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  New York Times Review

THESE DAYS, WHEN politicians bring up the Middle East, they collapse a decade's worth of occupation, civil war and revolution into a single, ineffable horror: the Islamic State. The idea is that we've never seen a group so horrific, so threatening to global stability - which is fueling calls for world powers to ally with, or acquiesce to, Syria's Bashar al-Assad as a lesser evil in the war against ISIS. But look beyond this narrow counterterrorism prism and you see the devastating truth: a regime that is willing to rape, torture, starve and gas as many of its citizens as necessary to secure its rule - and in the process, sow such apocalyptic chaos as to help spawn a global refugee crisis and the rise of ISIS. This is the searing lesson of Janine di Giovanni's heartbreaking "The Morning They Came for Us: Dispatches From Syria." Di Giovanni, a veteran foreign correspondent, visited Syria repeatedly in 2012, meeting with civilian activists and doctors, regime soldiers and pro-Assad nuns, and has written a moving portrait of a country divided by and under siege from its own president. We meet Nada, a young woman who grew up near Qardaha, the hometown of the Assad family, and joined the revolution because she "wanted the chance to live in a democracy," she tells the author. "As you do." She was soon arrested by the secret police and thrown into prison, where she was beaten and whipped. Sometimes, when she asked for water, authorities would order a male prisoner to urinate in a bottle and try to force her to drink. In the end, she was raped. It's just one example of the regime's use of sexual violence as a tool of interrogation and punishment that di Giovanni documents in a series of harrowing passages. She describes the case of a young woman arrested for putting up revolutionary posters, who was blindfolded, tied to a chair and told she would be passed from man to man. She reproduces the transcript of a captured shabiha, a regime mercenary, whose stated aim was to "quash the revolution" and who admits to breaking into a school and raping women "for six continuous hours." And later, his men discovered a woman in a house. "We were four to rape her," he said, "and she committed suicide following her rape." In Aleppo, di Giovanni meets the lone baker in rebel-held territory, who says that regime agents attempted to bribe him to stop making bread in an effort to starve the population (he refused). She interviews a young man from Homs whose torture included burnings and cuts to his penis. The abuse and privations are so systematic that they seem impossible to explain away. And yet in upper-class enclaves of Damascus, di Giovanni attends surreal champagne-soaked parties, where rich Syrians are convinced that tales of regime crimes are the propaganda of terrorists and "foreign interventionists." The power with which di Giovanni delivers these scenes is blunted by overwrought prose, and as an impressionistic memoir, there's little in the way of historical context or analysis. But that's not the book's purpose. Instead, it's a haunting reminder of what the Syrian revolution, ultimately, is about. "Every time they hit me," a man, paralyzed from torture, tells di Giovanni, "they screamed at me: 'You want freedom! O.K., take this! Here is your great freedom!'" Amid our obsession with ISIS, these tales are worth remembering. Syrians, on the other hand, need no such reminders. In March, during a partial cease-fire, Syrians flooded ruined cities countrywide for the first mass protests in years, chanting the same demand they've made since the beginning: "The people want the downfall of the regime." ANAND GOPAL is the author of "No Good Men Among the Living: America, the Taliban, and the War Through Afghan Eyes."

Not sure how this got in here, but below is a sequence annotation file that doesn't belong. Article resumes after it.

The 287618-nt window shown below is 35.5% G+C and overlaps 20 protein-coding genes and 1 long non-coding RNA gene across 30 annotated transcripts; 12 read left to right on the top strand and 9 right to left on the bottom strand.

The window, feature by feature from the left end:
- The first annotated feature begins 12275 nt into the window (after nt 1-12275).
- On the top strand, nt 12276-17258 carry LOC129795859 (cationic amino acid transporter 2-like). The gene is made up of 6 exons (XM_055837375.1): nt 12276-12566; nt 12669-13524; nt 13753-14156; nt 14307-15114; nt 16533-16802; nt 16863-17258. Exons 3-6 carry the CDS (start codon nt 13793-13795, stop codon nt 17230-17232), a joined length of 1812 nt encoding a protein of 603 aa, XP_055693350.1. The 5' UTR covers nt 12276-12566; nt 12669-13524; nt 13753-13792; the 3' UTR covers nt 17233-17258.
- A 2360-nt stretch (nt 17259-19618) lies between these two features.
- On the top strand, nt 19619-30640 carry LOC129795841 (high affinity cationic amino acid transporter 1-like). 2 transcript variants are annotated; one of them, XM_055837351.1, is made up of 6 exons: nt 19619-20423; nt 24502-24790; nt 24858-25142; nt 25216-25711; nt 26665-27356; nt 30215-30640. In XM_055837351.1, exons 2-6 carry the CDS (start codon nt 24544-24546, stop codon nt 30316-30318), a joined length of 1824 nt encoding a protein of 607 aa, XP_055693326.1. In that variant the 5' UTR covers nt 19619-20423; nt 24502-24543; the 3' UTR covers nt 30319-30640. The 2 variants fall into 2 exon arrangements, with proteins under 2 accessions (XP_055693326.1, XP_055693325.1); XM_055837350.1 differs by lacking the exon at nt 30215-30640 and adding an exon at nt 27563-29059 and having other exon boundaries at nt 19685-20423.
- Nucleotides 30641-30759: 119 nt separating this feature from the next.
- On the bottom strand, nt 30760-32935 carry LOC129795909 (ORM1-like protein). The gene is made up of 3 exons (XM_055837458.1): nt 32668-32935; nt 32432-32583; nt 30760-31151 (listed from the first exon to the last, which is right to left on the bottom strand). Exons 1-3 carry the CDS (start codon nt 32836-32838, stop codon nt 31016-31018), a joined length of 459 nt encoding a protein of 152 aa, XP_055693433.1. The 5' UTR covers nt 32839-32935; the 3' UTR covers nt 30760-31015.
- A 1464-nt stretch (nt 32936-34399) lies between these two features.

Library Journal Review

Journalist di Giovanni (Middle East editor, Newsweek) has experience in the Middle East and other war-torn regions and traveled to Syria in 2012 after covering the Balkan Wars in the 1990s. Over the final six months of the year, she observes the transformation of the 2011 peaceful demonstrations demanding greater freedom to civil war. Visiting various towns and presenting individuals with different roles, the author shows how increased fighting with more powerful weapons destroyed villages and urban neighborhoods and killed fighters and civilians alike. Government forces arrested rebels and noncombatants, and jails were often torture sites. Di Giovanni emphasizes the horror and brutality of civil war, especially the widespread sexual violence. As both government and rebel forces became more extreme and vicious, Syrians of all political loyalties mourned the loss of the tolerant and cosmopolitan community they once shared. Still shaken by the unchecked cruelty that tore apart Yugoslavia, the author decries the failure of the international community to prevent this humanitarian crisis. VERDICT Di Giovanni presents a devastating picture of the horrors of civil war and the disintegration of Syrian society. Her vivid depictions of suffering may be overwhelming for some readers. [See Prepub Alert, 11/2/15.]-Elizabeth Hayford, formerly with Associated Coll. of the Midwest, Evanston, IL © Copyright 2016. Library Journals LLC, a wholly owned subsidiary of Media Source, Inc. No redistribution permitted.